Posted: August 26, 2002
Orange County authorities have issued a warrant for the arrest of skinhead prison gang member Dominic Peter Rizzo after a friend paid his $500,000 bail to the Orange County Jail on July 17 with two fake cashier's checks. The checks were not discovered to be bogus until the following month.
Rizzo, 33, who was being held on attempted murder charges, is a member of Public Enemy Number One (a.k.a. PENI), a violent white supremacist prison gang with approximately 200 members in California.
In 1999, Rizzo was arrested with Donald Mazza, 31, and Albert Sherwin, 45, for participating in what prosecutors called a "prison-ordered hit." According to court papers, Rizzo was charged for his role in a violent attack against the father of his godchild. Prosecutors believe the attack may have been motivated by a belief that the victim, who initially refused to identify his attackers, was providing police with information against the gang. Rizzo has a long drug-related criminal record dating back to 1988.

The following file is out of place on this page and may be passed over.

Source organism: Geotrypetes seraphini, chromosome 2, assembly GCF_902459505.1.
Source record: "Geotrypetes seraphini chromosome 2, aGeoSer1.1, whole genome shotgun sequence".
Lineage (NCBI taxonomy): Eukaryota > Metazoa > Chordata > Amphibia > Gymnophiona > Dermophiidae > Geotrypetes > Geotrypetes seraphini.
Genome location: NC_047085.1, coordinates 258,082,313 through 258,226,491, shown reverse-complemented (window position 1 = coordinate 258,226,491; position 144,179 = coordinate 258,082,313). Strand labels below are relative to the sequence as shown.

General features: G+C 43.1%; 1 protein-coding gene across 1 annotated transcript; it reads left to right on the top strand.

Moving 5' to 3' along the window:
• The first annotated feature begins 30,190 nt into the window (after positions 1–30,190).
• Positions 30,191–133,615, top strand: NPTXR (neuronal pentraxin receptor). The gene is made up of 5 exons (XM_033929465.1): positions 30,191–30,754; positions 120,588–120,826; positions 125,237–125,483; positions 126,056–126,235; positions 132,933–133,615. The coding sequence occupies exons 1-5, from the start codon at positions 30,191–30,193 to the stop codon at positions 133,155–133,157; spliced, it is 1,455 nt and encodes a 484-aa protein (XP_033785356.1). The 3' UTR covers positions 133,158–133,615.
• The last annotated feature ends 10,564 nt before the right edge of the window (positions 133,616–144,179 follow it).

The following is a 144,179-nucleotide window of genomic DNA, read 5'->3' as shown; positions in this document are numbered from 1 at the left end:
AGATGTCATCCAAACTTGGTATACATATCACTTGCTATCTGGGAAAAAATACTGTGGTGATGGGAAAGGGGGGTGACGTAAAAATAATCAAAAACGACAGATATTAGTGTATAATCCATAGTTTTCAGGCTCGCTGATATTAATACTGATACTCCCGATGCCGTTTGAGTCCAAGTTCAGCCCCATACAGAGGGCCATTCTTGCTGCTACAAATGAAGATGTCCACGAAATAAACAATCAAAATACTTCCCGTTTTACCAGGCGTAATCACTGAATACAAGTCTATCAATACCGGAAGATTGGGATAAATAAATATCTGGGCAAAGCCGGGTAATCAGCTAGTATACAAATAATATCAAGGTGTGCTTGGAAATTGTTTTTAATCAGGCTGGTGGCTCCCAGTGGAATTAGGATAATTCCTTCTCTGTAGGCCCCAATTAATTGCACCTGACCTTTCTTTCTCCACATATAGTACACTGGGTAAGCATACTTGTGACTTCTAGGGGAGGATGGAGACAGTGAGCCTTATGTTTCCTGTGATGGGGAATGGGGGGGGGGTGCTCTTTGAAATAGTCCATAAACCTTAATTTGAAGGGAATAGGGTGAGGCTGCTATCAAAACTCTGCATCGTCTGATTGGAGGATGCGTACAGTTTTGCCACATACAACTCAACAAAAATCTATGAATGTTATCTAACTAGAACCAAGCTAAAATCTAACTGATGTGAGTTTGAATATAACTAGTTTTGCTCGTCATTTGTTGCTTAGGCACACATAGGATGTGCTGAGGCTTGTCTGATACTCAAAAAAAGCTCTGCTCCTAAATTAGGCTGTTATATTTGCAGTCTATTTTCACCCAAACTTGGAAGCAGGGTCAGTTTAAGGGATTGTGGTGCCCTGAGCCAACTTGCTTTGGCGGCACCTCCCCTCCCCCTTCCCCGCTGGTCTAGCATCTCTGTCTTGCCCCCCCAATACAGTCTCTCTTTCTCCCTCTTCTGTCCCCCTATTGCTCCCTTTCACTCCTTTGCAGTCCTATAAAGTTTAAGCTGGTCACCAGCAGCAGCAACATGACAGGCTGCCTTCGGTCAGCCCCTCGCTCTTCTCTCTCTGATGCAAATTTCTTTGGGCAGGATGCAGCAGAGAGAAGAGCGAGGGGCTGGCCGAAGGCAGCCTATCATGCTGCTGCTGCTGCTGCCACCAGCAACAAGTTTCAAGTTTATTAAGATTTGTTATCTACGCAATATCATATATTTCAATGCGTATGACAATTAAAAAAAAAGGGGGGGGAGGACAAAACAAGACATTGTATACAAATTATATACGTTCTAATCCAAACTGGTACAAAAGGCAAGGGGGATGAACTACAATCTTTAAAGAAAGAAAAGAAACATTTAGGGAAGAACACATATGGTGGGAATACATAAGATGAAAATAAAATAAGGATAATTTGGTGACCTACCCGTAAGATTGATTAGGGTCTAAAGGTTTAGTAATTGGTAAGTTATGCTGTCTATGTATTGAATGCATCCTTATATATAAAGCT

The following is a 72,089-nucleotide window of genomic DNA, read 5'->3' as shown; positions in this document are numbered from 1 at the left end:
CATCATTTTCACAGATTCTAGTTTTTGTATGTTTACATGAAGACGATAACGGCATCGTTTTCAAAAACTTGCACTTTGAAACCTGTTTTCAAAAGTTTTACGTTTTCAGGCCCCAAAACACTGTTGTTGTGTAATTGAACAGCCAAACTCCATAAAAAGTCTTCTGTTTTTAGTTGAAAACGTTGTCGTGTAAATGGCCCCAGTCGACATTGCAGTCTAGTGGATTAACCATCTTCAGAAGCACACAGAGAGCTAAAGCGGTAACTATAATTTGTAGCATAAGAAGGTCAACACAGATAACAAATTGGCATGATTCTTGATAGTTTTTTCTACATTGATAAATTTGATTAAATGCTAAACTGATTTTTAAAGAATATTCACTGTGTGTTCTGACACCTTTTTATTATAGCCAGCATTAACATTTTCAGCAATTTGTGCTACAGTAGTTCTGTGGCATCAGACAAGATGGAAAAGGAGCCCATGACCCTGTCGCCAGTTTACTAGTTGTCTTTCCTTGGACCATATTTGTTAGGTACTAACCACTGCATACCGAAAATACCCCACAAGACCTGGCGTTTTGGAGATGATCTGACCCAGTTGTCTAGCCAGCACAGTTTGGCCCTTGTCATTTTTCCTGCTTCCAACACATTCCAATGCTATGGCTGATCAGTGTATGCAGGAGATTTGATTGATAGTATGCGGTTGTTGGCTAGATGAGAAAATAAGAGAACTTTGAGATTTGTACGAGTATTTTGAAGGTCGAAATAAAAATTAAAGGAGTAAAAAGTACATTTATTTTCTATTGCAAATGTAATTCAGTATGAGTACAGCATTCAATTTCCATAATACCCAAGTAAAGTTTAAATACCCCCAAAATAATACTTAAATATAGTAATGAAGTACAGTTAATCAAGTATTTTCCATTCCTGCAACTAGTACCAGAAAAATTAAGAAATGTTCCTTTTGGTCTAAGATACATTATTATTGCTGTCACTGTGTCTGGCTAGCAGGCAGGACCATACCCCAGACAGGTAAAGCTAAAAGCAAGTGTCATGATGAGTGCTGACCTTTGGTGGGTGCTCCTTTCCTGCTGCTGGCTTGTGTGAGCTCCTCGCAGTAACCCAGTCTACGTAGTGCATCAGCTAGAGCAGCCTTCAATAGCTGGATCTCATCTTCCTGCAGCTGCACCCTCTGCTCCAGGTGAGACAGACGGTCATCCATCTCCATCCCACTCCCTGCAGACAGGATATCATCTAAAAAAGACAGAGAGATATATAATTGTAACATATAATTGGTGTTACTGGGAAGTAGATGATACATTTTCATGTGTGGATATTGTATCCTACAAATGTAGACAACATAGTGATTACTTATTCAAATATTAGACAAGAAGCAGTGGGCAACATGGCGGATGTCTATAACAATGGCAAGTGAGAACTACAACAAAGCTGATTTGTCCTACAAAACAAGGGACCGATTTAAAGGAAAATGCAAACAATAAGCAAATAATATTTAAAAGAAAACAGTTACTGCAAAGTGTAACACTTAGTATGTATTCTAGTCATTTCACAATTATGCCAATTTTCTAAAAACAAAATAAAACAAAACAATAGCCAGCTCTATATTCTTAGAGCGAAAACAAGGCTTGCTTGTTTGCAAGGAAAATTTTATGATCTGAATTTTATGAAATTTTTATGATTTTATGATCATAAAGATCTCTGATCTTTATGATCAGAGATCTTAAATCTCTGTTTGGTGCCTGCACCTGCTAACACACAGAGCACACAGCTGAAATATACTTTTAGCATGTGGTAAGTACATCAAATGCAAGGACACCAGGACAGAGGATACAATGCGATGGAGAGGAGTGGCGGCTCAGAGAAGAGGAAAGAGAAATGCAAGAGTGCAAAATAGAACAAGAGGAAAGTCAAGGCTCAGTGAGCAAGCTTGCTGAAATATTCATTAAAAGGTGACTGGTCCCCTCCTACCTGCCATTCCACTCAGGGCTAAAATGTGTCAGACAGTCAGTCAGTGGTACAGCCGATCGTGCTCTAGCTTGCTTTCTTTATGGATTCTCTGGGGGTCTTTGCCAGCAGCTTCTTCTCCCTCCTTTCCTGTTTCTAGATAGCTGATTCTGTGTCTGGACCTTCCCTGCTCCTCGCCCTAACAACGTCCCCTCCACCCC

Officers discovered that the two $250,000 checks were phony 18 days after Rizzo's friend, who gave a fake name, presented them to the Orange County Jail. While PENI has a history of identity theft and forging documents, this is the first incident authorities are aware of in which bogus checks were used to make bail. A warrant for Rizzo's arrest was issued on August 9.
PENI formed in the mid-1980s and has mainly operated out of Orange County. Although modeled after other white power skinhead and neo-Nazi groups, PENI skins have become more traditionally criminally active and less politically oriented in recent years. As the number of PENI members has increased in the California Department of Corrections, the group has formed alliances with other prison gangs who share their white supremacist philosophy, including members of the Aryan Brotherhood and Nazi Low Riders
Jim Amormino, a spokesman for the Orange County Sheriff's Department, said that officials have decided that in the future they will accept checks for bail only when the bank can authenticate them.